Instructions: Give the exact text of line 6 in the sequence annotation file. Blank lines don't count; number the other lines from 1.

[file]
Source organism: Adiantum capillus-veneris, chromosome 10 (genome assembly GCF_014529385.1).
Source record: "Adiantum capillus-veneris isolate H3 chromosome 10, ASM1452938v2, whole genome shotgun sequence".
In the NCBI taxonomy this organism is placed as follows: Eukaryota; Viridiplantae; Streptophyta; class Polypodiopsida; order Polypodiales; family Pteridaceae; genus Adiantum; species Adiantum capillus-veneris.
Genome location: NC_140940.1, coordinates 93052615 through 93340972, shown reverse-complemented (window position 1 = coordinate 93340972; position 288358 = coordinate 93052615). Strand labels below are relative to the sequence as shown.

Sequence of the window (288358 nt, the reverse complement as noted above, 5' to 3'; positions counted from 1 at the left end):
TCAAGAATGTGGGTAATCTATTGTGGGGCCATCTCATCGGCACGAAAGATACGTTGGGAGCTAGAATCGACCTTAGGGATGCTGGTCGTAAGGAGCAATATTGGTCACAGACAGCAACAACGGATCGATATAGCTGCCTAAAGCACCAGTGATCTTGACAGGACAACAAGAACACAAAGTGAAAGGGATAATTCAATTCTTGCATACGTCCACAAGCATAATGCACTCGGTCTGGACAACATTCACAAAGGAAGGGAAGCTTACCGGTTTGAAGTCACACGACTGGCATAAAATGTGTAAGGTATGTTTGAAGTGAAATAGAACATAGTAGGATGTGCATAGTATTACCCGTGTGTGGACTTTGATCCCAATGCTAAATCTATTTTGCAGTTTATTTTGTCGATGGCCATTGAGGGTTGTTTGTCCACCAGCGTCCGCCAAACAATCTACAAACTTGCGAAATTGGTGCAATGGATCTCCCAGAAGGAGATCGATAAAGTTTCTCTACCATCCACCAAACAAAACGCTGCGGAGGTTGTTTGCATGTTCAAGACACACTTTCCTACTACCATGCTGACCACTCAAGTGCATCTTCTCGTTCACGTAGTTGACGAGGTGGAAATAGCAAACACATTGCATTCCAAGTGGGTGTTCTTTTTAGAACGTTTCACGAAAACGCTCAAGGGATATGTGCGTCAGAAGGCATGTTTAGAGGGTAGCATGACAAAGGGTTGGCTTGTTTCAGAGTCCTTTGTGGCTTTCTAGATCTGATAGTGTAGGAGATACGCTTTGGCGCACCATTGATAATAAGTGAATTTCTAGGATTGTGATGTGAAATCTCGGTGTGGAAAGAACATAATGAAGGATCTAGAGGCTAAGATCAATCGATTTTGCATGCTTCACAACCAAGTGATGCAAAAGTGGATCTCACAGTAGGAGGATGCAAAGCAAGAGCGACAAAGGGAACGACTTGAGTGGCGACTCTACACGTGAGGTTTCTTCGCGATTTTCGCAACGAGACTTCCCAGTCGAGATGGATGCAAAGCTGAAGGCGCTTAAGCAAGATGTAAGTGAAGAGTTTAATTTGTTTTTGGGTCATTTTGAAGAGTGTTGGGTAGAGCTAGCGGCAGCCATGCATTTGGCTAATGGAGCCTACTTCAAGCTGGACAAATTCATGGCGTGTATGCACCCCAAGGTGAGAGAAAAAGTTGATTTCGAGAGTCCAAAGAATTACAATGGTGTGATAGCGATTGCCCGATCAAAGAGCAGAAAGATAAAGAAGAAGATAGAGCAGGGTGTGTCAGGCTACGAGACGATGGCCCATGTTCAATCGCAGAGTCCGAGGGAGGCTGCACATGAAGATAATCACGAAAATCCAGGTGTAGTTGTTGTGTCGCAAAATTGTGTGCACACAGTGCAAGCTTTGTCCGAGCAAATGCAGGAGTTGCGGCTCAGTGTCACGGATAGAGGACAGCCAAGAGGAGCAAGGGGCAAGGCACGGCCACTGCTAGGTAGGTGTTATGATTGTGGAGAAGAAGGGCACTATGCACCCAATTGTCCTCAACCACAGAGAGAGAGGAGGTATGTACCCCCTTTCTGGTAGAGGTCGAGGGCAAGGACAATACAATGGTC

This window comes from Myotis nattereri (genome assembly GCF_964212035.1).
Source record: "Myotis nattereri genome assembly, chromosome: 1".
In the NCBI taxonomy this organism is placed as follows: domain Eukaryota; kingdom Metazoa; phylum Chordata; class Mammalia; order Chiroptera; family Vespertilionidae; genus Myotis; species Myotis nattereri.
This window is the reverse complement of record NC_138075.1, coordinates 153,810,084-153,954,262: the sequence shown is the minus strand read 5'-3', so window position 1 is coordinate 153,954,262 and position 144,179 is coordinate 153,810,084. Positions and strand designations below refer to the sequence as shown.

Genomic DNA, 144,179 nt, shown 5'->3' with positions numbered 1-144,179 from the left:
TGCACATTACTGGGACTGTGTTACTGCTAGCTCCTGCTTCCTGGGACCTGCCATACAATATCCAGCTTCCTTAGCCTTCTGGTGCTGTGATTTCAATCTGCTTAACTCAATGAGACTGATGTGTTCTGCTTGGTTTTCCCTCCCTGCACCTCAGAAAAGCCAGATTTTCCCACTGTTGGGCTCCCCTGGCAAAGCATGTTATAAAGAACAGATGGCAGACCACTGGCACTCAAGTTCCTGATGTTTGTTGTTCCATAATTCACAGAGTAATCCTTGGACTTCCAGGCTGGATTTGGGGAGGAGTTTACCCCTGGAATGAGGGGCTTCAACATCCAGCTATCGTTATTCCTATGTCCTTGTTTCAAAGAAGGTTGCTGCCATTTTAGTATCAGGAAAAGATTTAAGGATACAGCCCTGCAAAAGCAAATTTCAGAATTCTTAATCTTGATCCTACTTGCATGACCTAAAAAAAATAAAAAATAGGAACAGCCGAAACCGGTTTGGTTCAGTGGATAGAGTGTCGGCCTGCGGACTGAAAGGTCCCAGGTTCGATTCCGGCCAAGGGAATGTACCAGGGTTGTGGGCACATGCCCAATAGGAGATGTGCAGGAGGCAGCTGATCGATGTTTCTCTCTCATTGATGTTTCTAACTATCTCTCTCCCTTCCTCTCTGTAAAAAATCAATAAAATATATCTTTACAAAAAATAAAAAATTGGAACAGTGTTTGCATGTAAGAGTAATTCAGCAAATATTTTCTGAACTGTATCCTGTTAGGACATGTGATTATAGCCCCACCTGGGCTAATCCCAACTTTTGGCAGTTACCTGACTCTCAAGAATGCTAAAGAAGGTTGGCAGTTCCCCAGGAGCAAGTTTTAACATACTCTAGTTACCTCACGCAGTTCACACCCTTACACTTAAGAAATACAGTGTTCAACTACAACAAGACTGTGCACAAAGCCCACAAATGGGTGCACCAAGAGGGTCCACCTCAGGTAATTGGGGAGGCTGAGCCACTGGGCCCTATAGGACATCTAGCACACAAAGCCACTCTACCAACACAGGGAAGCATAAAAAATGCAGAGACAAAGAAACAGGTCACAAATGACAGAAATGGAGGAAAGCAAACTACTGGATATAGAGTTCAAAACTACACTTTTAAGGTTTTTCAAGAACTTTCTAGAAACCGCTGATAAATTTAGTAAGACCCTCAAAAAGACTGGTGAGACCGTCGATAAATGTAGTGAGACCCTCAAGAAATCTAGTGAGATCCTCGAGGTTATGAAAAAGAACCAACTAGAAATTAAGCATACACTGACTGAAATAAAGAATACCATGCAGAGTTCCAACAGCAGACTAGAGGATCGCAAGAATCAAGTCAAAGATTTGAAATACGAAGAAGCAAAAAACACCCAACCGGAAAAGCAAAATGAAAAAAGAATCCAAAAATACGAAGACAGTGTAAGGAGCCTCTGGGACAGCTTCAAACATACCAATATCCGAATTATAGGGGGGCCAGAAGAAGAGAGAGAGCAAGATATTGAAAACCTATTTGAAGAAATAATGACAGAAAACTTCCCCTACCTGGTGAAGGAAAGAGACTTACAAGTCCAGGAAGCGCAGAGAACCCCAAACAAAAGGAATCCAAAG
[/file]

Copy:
TCAAGAATGTGGGTAATCTATTGTGGGGCCATCTCATCGGCACGAAAGATACGTTGGGAGCTAGAATCGACCTTAGGGATGCTGGTCGTAAGGAGCAATATTGGTCACAGACAGCAACAACGGATCGATATAGCTGCCTAAAGCACCAGTGATCTTGACAGGACAACAAGAACACAAAGTGAAAGGGATAATTCAATTCTTGCATACGTCCACAAGCATAATGCACTCGGTCTGGACAACATTCACAAAGGAAGGGAAGCTTACCGGTTTGAAGTCACACGACTGGCATAAAATGTGTAAGGTATGTTTGAAGTGAAATAGAACATAGTAGGATGTGCATAGTATTACCCGTGTGTGGACTTTGATCCCAATGCTAAATCTATTTTGCAGTTTATTTTGTCGATGGCCATTGAGGGTTGTTTGTCCACCAGCGTCCGCCAAACAATCTACAAACTTGCGAAATTGGTGCAATGGATCTCCCAGAAGGAGATCGATAAAGTTTCTCTACCATCCACCAAACAAAACGCTGCGGAGGTTGTTTGCATGTTCAAGACACACTTTCCTACTACCATGCTGACCACTCAAGTGCATCTTCTCGTTCACGTAGTTGACGAGGTGGAAATAGCAAACACATTGCATTCCAAGTGGGTGTTCTTTTTAGAACGTTTCACGAAAACGCTCAAGGGATATGTGCGTCAGAAGGCATGTTTAGAGGGTAGCATGACAAAGGGTTGGCTTGTTTCAGAGTCCTTTGTGGCTTTCTAGATCTGATAGTGTAGGAGATACGCTTTGGCGCACCATTGATAATAAGTGAATTTCTAGGATTGTGATGTGAAATCTCGGTGTGGAAAGAACATAATGAAGGATCTAGAGGCTAAGATCAATCGATTTTGCATGCTTCACAACCAAGTGATGCAAAAGTGGATCTCACAGTAGGAGGATGCAAAGCAAGAGCGACAAAGGGAACGACTTGAGTGGCGACTCTACACGTGAGGTTTCTTCGCGATTTTCGCAACGAGACTTCCCAGTCGAGATGGATGCAAAGCTGAAGGCGCTTAAGCAAGATGTAAGTGAAGAGTTTAATTTGTTTTTGGGTCATTTTGAAGAGTGTTGGGTAGAGCTAGCGGCAGCCATGCATTTGGCTAATGGAGCCTACTTCAAGCTGGACAAATTCATGGCGTGTATGCACCCCAAGGTGAGAGAAAAAGTTGATTTCGAGAGTCCAAAGAATTACAATGGTGTGATAGCGATTGCCCGATCAAAGAGCAGAAAGATAAAGAAGAAGATAGAGCAGGGTGTGTCAGGCTACGAGACGATGGCCCATGTTCAATCGCAGAGTCCGAGGGAGGCTGCACATGAAGATAATCACGAAAATCCAGGTGTAGTTGTTGTGTCGCAAAATTGTGTGCACACAGTGCAAGCTTTGTCCGAGCAAATGCAGGAGTTGCGGCTCAGTGTCACGGATAGAGGACAGCCAAGAGGAGCAAGGGGCAAGGCACGGCCACTGCTAGGTAGGTGTTATGATTGTGGAGAAGAAGGGCACTATGCACCCAATTGTCCTCAACCACAGAGAGAGAGGAGGTATGTACCCCCTTTCTGGTAGAGGTCGAGGGCAAGGACAATACAATGGTC